Most would agree that city open space is great and hip inner city retail and dinning areas need it too, but living in the area I already enjoy Western Park, Grey Lynn Park, Cox’s Bay Park, Victoria Park and the nearby Tole Reserve [part of which is shown above], but I certainly didn’t come to here all those decades ago because of its supply of open space. Quite the reverse, what is unique and valuable about the area is its built intensity as described in this previous post. We have raised three kids in the area and never once experienced a lack of parks or swings and slides. Vermont St has a park, so does Brown…
But even if we agree that the main problem faced by Ponsonby Rd is a lack of open space [which certainly isn't clear], then we have to ask if this is the best place for it? To answer that we need to ask what sort of open space is ideal for urban centres like Ponsonby Rd? And what is the best use of public money to meet these ends. I agree that Ponsonby Rd’s physical qualities are poor and need investment but this looks awfully like all our eggs in one very expensive basket and with a very questionable result. How about improving the quality of the entire streetscape of this strip? The street, surely that is locus of the public realm in urban places. More trees along the the length of the street [those that are already there are great], raised pedestrian tables on side streets, fine grained and activated ‘laneway’ types of public space, narrowing the tops of streets like Mackelvie St, these sorts of things strike me as much more valuable than one bland plot of inactivity.
Because it is on one of Auckland’s premier shopping streets the land is valuable and potentially generates a healthy rate income for the city. The latest figures we can find is a capital value of 7.5million and the current rundown building pays 57,800 in rates pa. So there is a tremendous opportunity here to fund a whole lot of public realm improvements in the area as well as getting much better use of this site by redeveloping it rather than just making and maintaining a park on this site.
254 Ponsonby Rd
In considering what should happen here it’s important to note that the site has two distinct qualities in terms of its adjacent properties: commercial neighbours up at the Ponsonby Rd end and residential ones down at its western end. Furthermore its Ponsonby Rd face has real public realm responsibilities that the current building certainly completely ignores. So even if it was to be developed to its maximum extent the scale of structures at the bottom end of the site would be governed by those residential neighbours and the top end by its. Especially in terms of massing, height, and proximity to boundaries.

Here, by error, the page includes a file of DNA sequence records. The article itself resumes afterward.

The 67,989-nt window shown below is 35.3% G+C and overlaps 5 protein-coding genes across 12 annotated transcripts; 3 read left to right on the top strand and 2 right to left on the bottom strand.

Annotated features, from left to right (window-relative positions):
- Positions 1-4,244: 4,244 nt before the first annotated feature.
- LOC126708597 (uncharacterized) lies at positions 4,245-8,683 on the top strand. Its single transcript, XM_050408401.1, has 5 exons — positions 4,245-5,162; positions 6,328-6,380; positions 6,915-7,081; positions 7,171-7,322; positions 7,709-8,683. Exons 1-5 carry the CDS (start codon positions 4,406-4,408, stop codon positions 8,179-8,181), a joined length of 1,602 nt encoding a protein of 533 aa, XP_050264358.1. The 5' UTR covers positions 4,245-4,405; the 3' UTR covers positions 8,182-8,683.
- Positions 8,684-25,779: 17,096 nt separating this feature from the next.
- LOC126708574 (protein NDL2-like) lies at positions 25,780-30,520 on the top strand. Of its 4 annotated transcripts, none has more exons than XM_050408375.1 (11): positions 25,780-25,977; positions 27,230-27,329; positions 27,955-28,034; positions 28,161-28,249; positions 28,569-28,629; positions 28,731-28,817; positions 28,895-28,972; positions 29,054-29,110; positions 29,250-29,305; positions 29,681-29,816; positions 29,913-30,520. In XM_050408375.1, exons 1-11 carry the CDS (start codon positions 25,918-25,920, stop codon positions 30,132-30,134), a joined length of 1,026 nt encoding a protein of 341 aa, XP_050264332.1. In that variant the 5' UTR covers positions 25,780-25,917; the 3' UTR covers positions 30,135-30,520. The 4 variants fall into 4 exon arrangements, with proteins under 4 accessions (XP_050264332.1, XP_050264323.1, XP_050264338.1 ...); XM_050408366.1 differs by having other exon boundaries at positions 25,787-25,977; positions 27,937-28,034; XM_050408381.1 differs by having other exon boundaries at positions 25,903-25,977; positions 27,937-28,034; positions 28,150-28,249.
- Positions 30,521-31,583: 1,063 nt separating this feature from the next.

So it’s impossible to put a tower block on it even if that were desirable, but it does give us the opportunity to fix one the many ‘broken teeth’ in the line of commercial buildings on the strip. I, for one, would really like to see a structure at the Ponsonby Rd end of this site at least of a comparable volume to the adjacent Edwardian shops, right up to the footpath to repair the continuity of the built edge. Preferably separated from that building with a narrow laneway down to another running between O’Neill and Tole Sts and a properly urban courtyard towards the middle of the site connecting to all three streets . The western end is ideal for residential at a similar density as its neighbours [and how hypocritical would the neighbours be to complain of that?]. So the protected centre of the site would be public space with connections to existing streets and opportunities for sophisticated paved courtyards and planted, all served by retail.